Transmission helps drive economic growth throughout our economy as well. The TransWest Express Transmission Project is expected to generate up to $9.5 billion dollars over the next 50 years in the Mountain-West region alone. Other more comprehensive portfolios in the Great Lakes region and along the Mississippi can reap as much as $74.8 billion in economic benefits. 

Sufficient transmission infrastructure makes cheap and clean energy available to more Americans. The United States is fortunate to have abundant energy resources, including geothermal, particularly in the Rocky Mountains, high-value solar in the American Southwest, and copious wind in the Midwest and Plains states that can keep the lights on at low costs with limited pollution. Unfortunately, our power grid lacks the capacity to deliver this energy across the country.

The U.S. must build a robust transmission network to tap into these vast energy reserves. We are already generating cheap energy that gets trapped, unable to benefit households, businesses, and American industry. Once generated, electricity must be used or wasted. If there isn't transmission capacity available to get the electricity to the consumer, producers must "sell" the energy at a negative price. Building more transmission infrastructure in these areas experiencing regular negative prices would allow that cheap power to flow to homes and businesses in neighboring regions. This would not only bring down power prices for those customers immediately, but the stable revenues for power producers would also drive more investment in energy development, creating more abundant energy and driving prices down further.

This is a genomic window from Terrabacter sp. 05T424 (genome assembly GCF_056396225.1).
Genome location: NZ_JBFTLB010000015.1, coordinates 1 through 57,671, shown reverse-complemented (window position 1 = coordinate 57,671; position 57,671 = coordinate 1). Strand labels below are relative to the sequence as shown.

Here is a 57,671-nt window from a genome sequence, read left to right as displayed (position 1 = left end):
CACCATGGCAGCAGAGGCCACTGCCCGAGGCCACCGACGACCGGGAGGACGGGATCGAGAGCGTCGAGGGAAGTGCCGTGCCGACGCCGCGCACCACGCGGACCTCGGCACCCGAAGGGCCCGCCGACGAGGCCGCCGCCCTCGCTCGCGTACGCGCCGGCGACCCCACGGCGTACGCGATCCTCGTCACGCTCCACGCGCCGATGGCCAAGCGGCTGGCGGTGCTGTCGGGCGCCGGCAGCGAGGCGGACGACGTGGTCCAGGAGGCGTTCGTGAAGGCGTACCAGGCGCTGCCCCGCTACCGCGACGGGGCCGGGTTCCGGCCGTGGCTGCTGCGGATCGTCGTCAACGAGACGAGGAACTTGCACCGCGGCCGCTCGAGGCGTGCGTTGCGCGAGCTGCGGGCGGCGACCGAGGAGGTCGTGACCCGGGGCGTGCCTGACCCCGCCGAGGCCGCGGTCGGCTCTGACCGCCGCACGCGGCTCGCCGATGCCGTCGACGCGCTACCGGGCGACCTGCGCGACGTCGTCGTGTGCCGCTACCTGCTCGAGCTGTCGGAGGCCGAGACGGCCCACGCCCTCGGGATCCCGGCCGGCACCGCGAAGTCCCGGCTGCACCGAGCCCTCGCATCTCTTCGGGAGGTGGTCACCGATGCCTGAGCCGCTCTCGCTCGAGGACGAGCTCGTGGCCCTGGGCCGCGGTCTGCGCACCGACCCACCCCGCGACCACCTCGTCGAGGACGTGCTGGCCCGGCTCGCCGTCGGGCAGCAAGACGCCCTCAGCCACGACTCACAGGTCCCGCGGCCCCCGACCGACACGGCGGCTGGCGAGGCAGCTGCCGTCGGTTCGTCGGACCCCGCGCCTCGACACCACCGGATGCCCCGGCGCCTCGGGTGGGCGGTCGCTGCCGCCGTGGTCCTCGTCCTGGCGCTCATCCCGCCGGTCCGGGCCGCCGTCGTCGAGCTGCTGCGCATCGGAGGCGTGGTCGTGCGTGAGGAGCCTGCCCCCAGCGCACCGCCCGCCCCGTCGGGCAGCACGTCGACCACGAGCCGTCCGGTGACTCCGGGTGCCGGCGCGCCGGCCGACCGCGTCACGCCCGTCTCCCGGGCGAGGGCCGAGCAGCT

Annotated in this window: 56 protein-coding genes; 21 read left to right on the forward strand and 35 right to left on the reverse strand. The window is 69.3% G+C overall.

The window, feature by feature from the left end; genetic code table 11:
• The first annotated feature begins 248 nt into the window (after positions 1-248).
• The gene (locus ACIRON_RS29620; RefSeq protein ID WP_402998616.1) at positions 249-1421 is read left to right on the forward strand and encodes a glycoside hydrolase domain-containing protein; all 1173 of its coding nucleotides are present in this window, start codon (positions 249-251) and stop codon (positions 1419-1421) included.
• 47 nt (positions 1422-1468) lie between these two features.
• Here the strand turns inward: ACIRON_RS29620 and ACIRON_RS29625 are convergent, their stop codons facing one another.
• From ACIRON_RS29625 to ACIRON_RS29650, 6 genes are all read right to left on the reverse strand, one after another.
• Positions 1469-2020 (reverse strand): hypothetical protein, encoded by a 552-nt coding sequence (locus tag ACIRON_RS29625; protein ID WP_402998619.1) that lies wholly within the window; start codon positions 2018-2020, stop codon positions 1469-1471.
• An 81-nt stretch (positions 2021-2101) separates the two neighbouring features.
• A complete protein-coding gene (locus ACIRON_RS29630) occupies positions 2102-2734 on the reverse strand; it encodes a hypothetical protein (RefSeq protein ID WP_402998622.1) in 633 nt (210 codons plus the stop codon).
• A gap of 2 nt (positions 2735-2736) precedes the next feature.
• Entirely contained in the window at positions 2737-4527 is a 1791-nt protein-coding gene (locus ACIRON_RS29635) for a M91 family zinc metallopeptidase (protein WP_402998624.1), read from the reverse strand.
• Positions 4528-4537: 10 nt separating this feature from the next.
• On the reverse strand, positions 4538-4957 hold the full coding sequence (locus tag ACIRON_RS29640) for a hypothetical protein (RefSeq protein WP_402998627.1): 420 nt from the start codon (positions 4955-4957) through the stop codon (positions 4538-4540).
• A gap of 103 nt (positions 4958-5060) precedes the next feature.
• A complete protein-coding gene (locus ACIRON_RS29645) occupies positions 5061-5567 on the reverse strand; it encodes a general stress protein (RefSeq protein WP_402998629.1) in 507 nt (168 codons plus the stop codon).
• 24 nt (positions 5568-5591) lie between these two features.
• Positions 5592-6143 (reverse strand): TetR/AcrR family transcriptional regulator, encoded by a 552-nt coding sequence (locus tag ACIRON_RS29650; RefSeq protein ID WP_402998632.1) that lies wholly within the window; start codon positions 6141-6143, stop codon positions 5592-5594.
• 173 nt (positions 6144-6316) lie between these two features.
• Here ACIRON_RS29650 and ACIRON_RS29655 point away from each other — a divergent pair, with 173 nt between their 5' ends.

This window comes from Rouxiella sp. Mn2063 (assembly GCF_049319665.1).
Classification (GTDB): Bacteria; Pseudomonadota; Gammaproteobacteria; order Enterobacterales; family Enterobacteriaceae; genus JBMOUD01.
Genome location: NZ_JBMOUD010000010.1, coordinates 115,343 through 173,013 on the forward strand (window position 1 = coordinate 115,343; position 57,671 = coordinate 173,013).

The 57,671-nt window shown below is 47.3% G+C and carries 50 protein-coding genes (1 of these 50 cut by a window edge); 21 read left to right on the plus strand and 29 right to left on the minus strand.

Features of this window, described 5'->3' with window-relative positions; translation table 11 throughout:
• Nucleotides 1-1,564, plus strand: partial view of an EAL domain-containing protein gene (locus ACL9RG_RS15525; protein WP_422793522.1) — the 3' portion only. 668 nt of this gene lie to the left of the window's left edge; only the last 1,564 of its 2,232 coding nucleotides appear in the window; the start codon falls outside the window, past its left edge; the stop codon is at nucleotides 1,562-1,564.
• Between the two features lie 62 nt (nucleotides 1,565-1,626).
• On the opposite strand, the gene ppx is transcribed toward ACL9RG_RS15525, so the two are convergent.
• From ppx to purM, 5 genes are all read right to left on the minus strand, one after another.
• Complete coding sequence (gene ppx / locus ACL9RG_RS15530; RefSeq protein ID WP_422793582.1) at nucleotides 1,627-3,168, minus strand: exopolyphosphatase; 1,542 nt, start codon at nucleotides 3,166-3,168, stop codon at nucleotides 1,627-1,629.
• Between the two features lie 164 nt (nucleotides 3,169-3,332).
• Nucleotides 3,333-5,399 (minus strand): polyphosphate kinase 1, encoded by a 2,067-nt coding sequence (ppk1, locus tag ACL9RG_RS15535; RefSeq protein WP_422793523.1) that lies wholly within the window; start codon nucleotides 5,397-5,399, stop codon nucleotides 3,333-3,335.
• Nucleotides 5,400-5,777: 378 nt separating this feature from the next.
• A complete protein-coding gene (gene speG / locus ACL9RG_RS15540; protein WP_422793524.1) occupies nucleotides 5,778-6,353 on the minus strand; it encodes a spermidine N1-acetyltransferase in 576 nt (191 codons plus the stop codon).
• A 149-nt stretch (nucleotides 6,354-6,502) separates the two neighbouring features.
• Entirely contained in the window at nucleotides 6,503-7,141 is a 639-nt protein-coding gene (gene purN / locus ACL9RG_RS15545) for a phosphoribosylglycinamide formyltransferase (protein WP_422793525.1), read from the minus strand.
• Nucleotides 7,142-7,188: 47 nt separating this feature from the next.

Transmission brings massive benefits to our country. It fortifies energy security against weather events and other threats, brings down costs, bolsters economic prosperity, and unlocks vast sources of clean, low-cost, made-in-America energy. Building more transmission infrastructure would extend these benefits to many more Americans and ensure that the disasters wrought by Winter Storm Uri don't become a recurring national nightmare.